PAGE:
Abstract
Quantum key distribution (QKD) can provide information theoretically secure key exchange even in the era of quantum computers. However, QKD requires the classical channel to be authenticated, the current method for which is presharing symmetric keys. For a QKD network of n users, this method requires \({C}_{n}^{2}=n(n1)/2\) pairs of symmetric keys to realize pairwise interconnection. In contrast, with the help of a mature public key infrastructure (PKI) and postquantum cryptography (PQC) with quantumresistant security, each user only needs to apply for one digital certificate from a certificate authority (CA) to achieve efficient and secure authentication for QKD. We need to assume only the shortterm security of the PQC algorithm to achieve longterm security of the distributed keys. Here, we experimentally verified the feasibility, efficiency, and stability of the PQC algorithm in QKD authentication, and demonstrated the advantages when new users join the QKD network. Using the PQC publickey infrastructure, the nodes need to mutually trust only the CA to authenticate each other. QKD combined with PQC authentication will greatly promote and extend the application prospects of quantumsafe communication.
Introduction
Recently, Google claimed to have achieved quantum supremacy^{1}, a major milestone towards the development of quantum computers. Quantum computing can efficiently solve classical hard problems such as integer factorization and discrete logarithms and demonstrates a quadratic speedup (over classical algorithms) in solving unstructured search problems^{2,3}, which poses a serious threat to the security of classical cryptographic algorithms based on the complexity of these problems. Boudot et al.^{4} recently announced the factoring of RSA240, an RSA number of 240 decimal digits or 795 bits, as well as solved a discrete logarithm of the same size. New records of this type are constantly being refreshed as the performance of computer hardware increases over time. In the era of quantum computing, there are two kinds of reliable information security mechanism: one is quantum cryptography^{5}, which mainly includes quantum key distribution (QKD); and the other is postquantum cryptography (PQC), such as latticebased cryptography and codebased cryptography, which cannot be effectively cracked by the currently known quantum computing algorithms.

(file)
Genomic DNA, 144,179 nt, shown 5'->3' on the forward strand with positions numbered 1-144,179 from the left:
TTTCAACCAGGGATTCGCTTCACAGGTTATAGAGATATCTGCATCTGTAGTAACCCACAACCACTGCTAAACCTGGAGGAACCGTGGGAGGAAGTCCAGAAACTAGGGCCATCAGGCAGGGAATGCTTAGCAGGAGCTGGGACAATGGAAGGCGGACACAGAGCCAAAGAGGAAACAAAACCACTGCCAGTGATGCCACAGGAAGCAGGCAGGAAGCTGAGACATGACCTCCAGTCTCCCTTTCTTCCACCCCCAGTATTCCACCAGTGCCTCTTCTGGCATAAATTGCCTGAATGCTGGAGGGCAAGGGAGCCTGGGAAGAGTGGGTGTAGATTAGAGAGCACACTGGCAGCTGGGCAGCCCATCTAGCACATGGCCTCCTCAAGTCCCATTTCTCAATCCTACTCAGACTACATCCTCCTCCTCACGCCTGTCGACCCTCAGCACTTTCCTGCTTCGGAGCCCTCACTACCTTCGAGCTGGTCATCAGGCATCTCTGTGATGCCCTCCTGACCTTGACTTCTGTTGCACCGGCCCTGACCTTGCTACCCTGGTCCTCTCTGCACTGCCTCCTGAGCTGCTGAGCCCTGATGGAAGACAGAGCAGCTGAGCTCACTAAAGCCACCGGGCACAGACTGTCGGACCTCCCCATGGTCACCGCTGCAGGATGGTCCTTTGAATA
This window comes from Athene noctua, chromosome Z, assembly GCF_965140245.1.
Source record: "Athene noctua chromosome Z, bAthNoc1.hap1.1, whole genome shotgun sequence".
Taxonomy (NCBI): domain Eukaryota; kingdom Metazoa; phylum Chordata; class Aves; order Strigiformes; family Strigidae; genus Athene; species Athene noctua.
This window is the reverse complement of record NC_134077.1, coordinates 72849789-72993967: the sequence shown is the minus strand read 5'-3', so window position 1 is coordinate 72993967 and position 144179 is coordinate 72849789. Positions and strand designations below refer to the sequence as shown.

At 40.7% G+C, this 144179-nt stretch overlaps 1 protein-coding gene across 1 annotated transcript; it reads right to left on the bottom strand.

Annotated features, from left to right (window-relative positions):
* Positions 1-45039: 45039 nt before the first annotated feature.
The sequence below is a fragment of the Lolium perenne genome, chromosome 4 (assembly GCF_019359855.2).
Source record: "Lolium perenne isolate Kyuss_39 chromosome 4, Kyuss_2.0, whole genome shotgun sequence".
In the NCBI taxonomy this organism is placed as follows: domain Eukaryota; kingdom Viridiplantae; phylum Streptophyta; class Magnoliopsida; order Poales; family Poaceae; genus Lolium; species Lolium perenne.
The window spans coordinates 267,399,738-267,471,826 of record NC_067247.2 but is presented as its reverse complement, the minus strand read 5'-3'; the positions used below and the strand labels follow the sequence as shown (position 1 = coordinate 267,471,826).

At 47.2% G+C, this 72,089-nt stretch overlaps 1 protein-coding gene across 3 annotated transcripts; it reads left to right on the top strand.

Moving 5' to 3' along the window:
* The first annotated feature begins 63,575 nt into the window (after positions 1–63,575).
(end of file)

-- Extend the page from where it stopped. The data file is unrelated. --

QKD is unconditionally secure based on the principle of quantum mechanics^{6,7,8}. With realistic devices, the security of QKD can also be guaranteed^{9}. The experiments and practical applications of QKD have drastically developed. The secure key rate reaches 26.2 Mbps at a channel loss of 4 dB (equivalent to a 20kmlong optical fiber)^{10}, and the maximum key distribution distance through a practical optical fiber exceeds 500 km^{11,12}. The Micius satellite has realized entanglementbased repeaterless QKD between two places on the ground at a distance of 1120 km^{13}. Through a trusted relay, several quantum communication networks have been built^{14,15,16,17,18,19}, and the “BeijingShanghai backbone” quantum communication network spans 2200 km.
Currently, the hardness of most publickey cryptography is based on integer factorization and discrete logarithm problems that are difficult or intractable for conventional computers. However, Shor’s^{2} quantum algorithm can achieve an exponential speedup in solving these mathematical problems. In 2016, NIST published a report on PQC^{20} anticipating that a quantum computer is likely to be built by 2030 that breaks 2000bit RSA in a few hours and therefore renders the current publickey infrastructure insecure. As a result, in the same year, NIST initiated the “PostQuantum Cryptography Standardization” process by announcing a call for proposals of quantumresistant cryptographic primitives including publickey encryption, digital signature, and key exchange algorithms. And the process is expected to release the standardization documents by 2024.